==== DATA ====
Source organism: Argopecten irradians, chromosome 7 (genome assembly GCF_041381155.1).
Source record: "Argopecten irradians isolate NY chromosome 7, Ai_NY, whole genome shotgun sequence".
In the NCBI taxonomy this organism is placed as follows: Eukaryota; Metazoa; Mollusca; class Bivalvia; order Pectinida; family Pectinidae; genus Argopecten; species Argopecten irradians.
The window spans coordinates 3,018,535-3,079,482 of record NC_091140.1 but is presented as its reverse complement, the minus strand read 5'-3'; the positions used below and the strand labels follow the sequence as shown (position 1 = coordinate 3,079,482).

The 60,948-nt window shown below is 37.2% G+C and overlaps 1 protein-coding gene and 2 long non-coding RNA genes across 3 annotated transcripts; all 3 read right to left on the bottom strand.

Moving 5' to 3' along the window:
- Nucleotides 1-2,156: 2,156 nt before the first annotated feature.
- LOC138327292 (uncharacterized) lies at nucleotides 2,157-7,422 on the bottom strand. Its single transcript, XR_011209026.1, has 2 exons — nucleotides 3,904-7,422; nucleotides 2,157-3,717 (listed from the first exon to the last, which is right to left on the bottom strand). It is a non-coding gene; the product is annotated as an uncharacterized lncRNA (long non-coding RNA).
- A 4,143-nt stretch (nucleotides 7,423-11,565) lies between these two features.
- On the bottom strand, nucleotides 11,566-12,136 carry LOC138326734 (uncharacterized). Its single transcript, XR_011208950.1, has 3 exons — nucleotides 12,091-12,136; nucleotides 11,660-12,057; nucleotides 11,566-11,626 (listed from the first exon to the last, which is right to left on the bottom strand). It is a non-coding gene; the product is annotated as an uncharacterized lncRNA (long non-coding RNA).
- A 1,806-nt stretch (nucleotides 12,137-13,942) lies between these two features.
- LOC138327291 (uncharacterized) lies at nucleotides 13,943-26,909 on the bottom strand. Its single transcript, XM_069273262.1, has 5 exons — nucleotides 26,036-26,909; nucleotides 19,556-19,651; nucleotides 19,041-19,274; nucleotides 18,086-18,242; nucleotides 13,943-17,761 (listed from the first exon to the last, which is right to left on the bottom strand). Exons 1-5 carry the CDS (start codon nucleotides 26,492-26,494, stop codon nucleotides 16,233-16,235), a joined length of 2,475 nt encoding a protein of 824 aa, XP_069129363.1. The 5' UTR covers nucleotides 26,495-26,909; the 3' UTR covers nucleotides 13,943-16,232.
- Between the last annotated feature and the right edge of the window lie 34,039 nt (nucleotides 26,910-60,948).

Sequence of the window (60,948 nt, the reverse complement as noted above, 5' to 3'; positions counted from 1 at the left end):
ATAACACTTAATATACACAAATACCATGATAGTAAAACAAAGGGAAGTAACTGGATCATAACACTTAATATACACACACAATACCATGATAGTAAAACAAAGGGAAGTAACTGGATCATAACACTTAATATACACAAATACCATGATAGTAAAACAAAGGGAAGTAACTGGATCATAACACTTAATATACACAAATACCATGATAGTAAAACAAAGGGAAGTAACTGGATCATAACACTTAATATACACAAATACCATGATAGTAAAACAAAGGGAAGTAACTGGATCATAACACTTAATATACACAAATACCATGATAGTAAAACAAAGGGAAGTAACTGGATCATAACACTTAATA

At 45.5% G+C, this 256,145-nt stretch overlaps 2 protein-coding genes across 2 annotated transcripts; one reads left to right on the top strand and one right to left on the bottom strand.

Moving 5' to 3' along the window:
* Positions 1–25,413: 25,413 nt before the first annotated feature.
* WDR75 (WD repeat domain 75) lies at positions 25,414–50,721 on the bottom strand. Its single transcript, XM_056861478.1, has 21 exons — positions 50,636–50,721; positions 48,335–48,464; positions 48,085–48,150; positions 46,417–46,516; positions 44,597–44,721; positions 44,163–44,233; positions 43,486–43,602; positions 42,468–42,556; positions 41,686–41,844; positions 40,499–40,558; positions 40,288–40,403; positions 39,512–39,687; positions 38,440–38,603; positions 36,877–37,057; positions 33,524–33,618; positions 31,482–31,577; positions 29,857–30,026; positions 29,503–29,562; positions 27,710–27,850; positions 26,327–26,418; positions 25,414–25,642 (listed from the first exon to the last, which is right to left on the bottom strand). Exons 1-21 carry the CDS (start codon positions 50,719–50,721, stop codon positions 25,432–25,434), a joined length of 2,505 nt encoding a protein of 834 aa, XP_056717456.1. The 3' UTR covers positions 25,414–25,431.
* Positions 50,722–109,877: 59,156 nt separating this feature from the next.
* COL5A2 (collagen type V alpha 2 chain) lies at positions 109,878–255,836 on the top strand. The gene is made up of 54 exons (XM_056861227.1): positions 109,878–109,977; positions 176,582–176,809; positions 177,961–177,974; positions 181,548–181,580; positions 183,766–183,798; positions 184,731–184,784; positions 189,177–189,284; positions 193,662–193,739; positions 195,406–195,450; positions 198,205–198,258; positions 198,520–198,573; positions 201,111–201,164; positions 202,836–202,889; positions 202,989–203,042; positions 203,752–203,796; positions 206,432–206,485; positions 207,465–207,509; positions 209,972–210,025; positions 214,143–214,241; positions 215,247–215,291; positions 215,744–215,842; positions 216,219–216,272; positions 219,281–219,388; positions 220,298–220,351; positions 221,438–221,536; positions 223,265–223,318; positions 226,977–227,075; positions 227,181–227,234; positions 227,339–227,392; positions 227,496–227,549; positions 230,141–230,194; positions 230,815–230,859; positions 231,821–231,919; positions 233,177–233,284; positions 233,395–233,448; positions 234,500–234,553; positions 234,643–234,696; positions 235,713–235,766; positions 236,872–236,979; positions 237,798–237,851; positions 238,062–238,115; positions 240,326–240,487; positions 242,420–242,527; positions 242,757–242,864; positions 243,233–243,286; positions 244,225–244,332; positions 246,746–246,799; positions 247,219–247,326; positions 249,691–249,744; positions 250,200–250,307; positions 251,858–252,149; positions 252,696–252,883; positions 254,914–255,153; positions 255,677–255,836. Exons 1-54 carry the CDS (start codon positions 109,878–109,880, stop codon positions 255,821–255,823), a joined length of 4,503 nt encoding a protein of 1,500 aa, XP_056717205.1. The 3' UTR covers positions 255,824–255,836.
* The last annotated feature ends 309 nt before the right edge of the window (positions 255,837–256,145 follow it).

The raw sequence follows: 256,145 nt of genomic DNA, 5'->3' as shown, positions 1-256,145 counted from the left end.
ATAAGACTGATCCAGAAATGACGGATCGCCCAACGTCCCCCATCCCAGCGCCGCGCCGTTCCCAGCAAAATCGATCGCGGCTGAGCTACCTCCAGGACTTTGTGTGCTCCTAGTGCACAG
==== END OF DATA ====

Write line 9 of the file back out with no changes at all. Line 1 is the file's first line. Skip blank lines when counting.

- A 4,143-nt stretch (nucleotides 7,423-11,565) lies between these two features.